This research on C. elegans roundworms showed that a small amount of one type of food could trigger changes in growth, development and lifespan. The authors extend the findings to people eating small amounts of junk food triggering unwanted effects, for someone who eats healthy otherwise.
"What we discovered was a large network of metabolic and regulator genes that can integrate internal cellular nutritional needs and imbalances with external availability," said Watson. "This information is then communicated to information processing genes in the worm to illicit the appropriate response in the animal."
These findings suggest the existence of a genetic regulatory network that facilitates rapid responses to internal physiological and external environmental cues in order to maintain a metabolic balance in the worm. Interestingly, a similar phenomenon is involved in mutations that lead to inborn metabolic diseases in humans; classes of genetic diseases resulting from defects in genes that code for enzymes which help convert nutrients into usable materials in the cell. These diseases are usually treated by dietary interventions designed to avoid build-up of toxins and to supplement patients with metabolites that may be depleted. [emphasis mine]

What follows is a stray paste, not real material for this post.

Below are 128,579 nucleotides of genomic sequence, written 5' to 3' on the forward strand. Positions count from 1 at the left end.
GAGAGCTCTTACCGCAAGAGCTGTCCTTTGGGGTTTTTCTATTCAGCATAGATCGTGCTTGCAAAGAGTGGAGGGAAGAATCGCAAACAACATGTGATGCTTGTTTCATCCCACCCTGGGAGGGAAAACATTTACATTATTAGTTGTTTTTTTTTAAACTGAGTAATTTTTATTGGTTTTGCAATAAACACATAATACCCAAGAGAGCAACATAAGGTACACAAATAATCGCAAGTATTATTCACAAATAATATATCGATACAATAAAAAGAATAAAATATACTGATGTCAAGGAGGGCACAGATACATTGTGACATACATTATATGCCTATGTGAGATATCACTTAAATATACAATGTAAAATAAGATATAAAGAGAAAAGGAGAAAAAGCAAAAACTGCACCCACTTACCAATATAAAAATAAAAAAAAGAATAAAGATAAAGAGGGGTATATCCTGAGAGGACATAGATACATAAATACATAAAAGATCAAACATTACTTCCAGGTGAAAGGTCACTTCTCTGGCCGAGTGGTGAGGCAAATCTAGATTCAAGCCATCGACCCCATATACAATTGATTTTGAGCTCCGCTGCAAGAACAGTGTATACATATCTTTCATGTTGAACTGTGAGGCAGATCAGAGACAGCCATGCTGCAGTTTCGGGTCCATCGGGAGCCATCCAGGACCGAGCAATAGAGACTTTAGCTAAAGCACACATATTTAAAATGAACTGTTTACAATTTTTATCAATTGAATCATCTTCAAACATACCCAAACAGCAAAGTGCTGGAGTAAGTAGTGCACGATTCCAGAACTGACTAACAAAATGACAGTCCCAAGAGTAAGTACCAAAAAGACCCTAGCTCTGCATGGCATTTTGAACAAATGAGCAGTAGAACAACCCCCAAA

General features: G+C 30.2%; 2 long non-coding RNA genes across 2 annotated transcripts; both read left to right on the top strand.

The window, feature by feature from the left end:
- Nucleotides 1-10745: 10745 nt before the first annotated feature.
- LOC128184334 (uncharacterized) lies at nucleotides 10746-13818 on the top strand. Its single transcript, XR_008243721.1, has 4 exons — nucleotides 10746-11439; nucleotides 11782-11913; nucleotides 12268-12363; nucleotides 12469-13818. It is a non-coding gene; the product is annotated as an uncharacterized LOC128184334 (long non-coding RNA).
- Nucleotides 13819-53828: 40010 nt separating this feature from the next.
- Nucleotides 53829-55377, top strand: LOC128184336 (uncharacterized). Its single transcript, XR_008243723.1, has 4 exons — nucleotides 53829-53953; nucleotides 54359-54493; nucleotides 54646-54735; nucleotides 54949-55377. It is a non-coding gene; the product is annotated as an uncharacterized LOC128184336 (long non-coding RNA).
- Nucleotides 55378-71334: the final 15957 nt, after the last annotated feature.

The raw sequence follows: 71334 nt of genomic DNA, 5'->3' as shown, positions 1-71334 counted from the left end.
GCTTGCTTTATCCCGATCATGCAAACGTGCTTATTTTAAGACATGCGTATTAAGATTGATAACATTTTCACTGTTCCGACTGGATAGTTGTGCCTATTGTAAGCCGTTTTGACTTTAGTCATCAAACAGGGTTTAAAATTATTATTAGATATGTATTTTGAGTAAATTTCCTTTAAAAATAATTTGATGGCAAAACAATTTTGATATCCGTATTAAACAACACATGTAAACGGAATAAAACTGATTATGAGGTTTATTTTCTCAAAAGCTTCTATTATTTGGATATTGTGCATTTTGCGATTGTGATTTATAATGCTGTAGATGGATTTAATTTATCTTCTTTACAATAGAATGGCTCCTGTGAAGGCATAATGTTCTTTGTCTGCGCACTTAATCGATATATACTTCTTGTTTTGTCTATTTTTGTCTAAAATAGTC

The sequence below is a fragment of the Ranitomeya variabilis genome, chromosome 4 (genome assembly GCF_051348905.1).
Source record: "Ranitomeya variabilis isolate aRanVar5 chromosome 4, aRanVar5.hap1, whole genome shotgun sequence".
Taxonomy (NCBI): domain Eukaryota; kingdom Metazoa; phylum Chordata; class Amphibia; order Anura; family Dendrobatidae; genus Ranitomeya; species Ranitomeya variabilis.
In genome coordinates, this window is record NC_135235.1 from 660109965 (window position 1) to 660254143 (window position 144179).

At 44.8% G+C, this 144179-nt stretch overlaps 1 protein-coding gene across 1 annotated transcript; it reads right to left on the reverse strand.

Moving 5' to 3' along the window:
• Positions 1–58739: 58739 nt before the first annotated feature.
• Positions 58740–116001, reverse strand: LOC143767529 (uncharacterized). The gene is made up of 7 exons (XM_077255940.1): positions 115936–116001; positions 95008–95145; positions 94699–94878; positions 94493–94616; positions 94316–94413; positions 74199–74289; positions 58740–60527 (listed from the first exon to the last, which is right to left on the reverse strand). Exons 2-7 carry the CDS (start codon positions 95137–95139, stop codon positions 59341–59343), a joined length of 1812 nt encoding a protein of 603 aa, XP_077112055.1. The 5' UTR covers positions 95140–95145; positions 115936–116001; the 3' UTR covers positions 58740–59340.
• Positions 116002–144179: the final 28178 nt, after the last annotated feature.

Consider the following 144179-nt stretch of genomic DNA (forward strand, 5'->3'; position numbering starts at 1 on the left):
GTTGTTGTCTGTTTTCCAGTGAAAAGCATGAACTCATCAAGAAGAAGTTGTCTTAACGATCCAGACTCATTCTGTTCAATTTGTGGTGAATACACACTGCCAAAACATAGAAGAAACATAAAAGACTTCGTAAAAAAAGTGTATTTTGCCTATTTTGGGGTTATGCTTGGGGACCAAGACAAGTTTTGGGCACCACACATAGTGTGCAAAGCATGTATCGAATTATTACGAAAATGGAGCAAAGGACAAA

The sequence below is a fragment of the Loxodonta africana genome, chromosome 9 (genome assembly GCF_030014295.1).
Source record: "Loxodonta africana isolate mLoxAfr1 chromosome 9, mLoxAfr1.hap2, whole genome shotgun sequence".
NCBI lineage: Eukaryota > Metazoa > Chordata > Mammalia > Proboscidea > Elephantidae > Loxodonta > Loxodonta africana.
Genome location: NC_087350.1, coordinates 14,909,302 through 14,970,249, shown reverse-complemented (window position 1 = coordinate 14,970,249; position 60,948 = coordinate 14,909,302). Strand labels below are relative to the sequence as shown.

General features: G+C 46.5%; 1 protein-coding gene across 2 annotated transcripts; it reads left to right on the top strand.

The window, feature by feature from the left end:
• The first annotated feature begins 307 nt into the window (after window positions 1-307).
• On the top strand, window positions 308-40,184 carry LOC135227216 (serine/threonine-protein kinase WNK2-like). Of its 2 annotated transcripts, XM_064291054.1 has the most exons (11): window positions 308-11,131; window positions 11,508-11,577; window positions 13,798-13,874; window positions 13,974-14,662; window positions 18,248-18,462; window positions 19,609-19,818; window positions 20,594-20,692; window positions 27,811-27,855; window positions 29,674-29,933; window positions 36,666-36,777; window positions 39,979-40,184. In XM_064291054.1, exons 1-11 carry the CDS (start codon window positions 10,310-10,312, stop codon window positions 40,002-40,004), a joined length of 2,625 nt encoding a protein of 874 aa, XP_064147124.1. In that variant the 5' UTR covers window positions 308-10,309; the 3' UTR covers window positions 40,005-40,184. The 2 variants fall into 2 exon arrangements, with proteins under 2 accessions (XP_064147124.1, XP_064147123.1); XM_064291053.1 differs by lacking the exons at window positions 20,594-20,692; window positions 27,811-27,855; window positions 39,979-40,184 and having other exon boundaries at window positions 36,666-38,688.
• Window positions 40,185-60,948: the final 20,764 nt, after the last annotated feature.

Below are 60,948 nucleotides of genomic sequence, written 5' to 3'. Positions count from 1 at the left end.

While the insight that genetic regulatory networks can have rapid responses to diets, to make our metabolism balance with the food that's available to us sounds reasonable, I'm not sure the author's conclusion is warranted from this study.
Sometimes you just can't resist a tiny piece of chocolate cake. Even the most health-conscious eaters find themselves indulging in junk foods from time to time. New research by scientists at the University of Massachusetts Medical School (UMMS) raises the striking possibility that even small amounts of these occasional indulgences may produce significant changes in gene expression that could negatively impact physiology and health.